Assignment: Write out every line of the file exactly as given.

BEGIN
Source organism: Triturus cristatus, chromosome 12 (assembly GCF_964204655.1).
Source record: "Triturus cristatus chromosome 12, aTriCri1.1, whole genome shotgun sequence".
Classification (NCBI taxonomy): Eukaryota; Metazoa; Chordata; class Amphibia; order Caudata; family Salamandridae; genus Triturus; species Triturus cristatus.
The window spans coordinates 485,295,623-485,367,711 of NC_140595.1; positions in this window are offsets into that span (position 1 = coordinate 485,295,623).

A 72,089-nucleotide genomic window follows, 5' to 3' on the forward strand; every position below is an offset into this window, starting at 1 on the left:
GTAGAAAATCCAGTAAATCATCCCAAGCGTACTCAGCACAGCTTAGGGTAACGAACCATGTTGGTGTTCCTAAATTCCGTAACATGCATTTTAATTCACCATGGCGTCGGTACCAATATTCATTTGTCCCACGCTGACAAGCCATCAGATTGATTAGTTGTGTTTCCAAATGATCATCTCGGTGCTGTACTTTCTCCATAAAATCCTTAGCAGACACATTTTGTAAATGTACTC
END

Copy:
Source organism: Triturus cristatus, chromosome 12 (assembly GCF_964204655.1).
Source record: "Triturus cristatus chromosome 12, aTriCri1.1, whole genome shotgun sequence".
Classification (NCBI taxonomy): Eukaryota; Metazoa; Chordata; class Amphibia; order Caudata; family Salamandridae; genus Triturus; species Triturus cristatus.
The window spans coordinates 485,295,623-485,367,711 of NC_140595.1; positions in this window are offsets into that span (position 1 = coordinate 485,295,623).

A 72,089-nucleotide genomic window follows, 5' to 3' on the forward strand; every position below is an offset into this window, starting at 1 on the left:
GTAGAAAATCCAGTAAATCATCCCAAGCGTACTCAGCACAGCTTAGGGTAACGAACCATGTTGGTGTTCCTAAATTCCGTAACATGCATTTTAATTCACCATGGCGTCGGTACCAATATTCATTTGTCCCACGCTGACAAGCCATCAGATTGATTAGTTGTGTTTCCAAATGATCATCTCGGTGCTGTACTTTCTCCATAAAATCCTTAGCAGACACATTTTGTAAATGTACTC